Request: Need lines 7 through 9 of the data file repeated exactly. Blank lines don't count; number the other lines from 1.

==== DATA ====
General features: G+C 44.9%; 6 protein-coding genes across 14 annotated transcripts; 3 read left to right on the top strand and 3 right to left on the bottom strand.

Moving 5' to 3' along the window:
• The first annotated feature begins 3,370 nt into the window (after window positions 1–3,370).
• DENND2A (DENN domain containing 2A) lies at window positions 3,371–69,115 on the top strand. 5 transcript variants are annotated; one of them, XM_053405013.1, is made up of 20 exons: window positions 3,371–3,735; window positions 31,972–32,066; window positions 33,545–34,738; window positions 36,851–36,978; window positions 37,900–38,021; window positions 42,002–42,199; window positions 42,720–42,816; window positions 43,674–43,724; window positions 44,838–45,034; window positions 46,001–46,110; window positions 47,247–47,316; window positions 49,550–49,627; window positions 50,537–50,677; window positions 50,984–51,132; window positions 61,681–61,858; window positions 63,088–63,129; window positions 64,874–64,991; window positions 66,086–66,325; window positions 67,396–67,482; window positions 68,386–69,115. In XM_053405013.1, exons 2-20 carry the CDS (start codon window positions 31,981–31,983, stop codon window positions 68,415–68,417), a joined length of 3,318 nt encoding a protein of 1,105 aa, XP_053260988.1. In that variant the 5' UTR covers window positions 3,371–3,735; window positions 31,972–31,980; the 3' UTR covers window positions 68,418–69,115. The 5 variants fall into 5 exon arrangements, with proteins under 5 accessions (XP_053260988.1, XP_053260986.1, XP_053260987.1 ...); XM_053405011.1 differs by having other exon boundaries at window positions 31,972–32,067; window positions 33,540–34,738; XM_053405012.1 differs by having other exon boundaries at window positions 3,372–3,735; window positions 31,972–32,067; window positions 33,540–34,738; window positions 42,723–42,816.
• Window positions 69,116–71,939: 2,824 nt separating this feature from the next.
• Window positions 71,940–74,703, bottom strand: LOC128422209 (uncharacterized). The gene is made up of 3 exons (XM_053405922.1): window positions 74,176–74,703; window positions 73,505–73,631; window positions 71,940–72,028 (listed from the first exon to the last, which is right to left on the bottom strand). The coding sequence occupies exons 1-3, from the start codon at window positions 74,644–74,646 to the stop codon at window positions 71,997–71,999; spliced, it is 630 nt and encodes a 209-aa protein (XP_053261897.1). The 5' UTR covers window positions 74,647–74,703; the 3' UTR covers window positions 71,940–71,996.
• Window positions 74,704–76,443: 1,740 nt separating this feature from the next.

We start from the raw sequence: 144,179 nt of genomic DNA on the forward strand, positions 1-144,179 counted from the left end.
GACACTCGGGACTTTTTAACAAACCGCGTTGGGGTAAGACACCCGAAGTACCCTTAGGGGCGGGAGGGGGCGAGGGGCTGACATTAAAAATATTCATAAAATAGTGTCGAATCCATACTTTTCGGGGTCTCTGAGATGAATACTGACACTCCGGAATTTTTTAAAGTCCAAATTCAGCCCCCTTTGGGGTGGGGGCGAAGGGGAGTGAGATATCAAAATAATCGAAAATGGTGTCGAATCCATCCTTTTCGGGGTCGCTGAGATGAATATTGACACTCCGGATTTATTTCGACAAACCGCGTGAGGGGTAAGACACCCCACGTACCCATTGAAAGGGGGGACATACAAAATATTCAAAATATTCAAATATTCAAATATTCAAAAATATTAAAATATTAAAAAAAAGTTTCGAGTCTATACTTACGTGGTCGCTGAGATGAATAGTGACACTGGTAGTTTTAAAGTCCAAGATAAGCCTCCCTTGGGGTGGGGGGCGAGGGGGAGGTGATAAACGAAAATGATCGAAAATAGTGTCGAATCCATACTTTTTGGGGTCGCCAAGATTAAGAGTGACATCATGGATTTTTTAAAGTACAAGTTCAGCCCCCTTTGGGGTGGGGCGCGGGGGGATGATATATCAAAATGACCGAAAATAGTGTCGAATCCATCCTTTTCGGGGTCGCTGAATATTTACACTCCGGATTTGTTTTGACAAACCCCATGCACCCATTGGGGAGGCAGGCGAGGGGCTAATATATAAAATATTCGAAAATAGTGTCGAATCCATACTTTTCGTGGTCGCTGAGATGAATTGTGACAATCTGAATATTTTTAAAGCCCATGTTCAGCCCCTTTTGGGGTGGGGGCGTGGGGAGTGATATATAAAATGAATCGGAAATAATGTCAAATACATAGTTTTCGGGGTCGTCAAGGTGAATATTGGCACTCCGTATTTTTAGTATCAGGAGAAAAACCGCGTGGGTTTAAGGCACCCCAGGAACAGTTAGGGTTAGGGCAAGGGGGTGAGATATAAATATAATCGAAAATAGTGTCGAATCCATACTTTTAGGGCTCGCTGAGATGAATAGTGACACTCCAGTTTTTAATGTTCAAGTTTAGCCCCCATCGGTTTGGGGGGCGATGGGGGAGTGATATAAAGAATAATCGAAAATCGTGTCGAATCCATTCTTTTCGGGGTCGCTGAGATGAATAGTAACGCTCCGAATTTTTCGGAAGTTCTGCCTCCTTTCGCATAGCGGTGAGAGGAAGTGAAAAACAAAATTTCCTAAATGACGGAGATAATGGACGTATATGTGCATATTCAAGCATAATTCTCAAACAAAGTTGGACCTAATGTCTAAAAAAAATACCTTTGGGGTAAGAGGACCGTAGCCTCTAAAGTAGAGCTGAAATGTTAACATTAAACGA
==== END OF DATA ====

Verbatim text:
• Window positions 74,704–76,443: 1,740 nt separating this feature from the next.

We start from the raw sequence: 144,179 nt of genomic DNA on the forward strand, positions 1-144,179 counted from the left end.
GACACTCGGGACTTTTTAACAAACCGCGTTGGGGTAAGACACCCGAAGTACCCTTAGGGGCGGGAGGGGGCGAGGGGCTGACATTAAAAATATTCATAAAATAGTGTCGAATCCATACTTTTCGGGGTCTCTGAGATGAATACTGACACTCCGGAATTTTTTAAAGTCCAAATTCAGCCCCCTTTGGGGTGGGGGCGAAGGGGAGTGAGATATCAAAATAATCGAAAATGGTGTCGAATCCATCCTTTTCGGGGTCGCTGAGATGAATATTGACACTCCGGATTTATTTCGACAAACCGCGTGAGGGGTAAGACACCCCACGTACCCATTGAAAGGGGGGACATACAAAATATTCAAAATATTCAAATATTCAAATATTCAAAAATATTAAAATATTAAAAAAAAGTTTCGAGTCTATACTTACGTGGTCGCTGAGATGAATAGTGACACTGGTAGTTTTAAAGTCCAAGATAAGCCTCCCTTGGGGTGGGGGGCGAGGGGGAGGTGATAAACGAAAATGATCGAAAATAGTGTCGAATCCATACTTTTTGGGGTCGCCAAGATTAAGAGTGACATCATGGATTTTTTAAAGTACAAGTTCAGCCCCCTTTGGGGTGGGGCGCGGGGGGATGATATATCAAAATGACCGAAAATAGTGTCGAATCCATCCTTTTCGGGGTCGCTGAATATTTACACTCCGGATTTGTTTTGACAAACCCCATGCACCCATTGGGGAGGCAGGCGAGGGGCTAATATATAAAATATTCGAAAATAGTGTCGAATCCATACTTTTCGTGGTCGCTGAGATGAATTGTGACAATCTGAATATTTTTAAAGCCCATGTTCAGCCCCTTTTGGGGTGGGGGCGTGGGGAGTGATATATAAAATGAATCGGAAATAATGTCAAATACATAGTTTTCGGGGTCGTCAAGGTGAATATTGGCACTCCGTATTTTTAGTATCAGGAGAAAAACCGCGTGGGTTTAAGGCACCCCAGGAACAGTTAGGGTTAGGGCAAGGGGGTGAGATATAAATATAATCGAAAATAGTGTCGAATCCATACTTTTAGGGCTCGCTGAGATGAATAGTGACACTCCAGTTTTTAATGTTCAAGTTTAGCCCCCATCGGTTTGGGGGGCGATGGGGGAGTGATATAAAGAATAATCGAAAATCGTGTCGAATCCATTCTTTTCGGGGTCGCTGAGATGAATAGTAACGCTCCGAATTTTTCGGAAGTTCTGCCTCCTTTCGCATAGCGGTGAGAGGAAGTGAAAAACAAAATTTCCTAAATGACGGAGATAATGGACGTATATGTGCATATTCAAGCATAATTCTCAAACAAAGTTGGACCTAATGTCTAAAAAAAATACCTTTGGGGTAAGAGGACCGTAGCCTCTAAAGTAGAGCTGAAATGTTAACATTAAACGA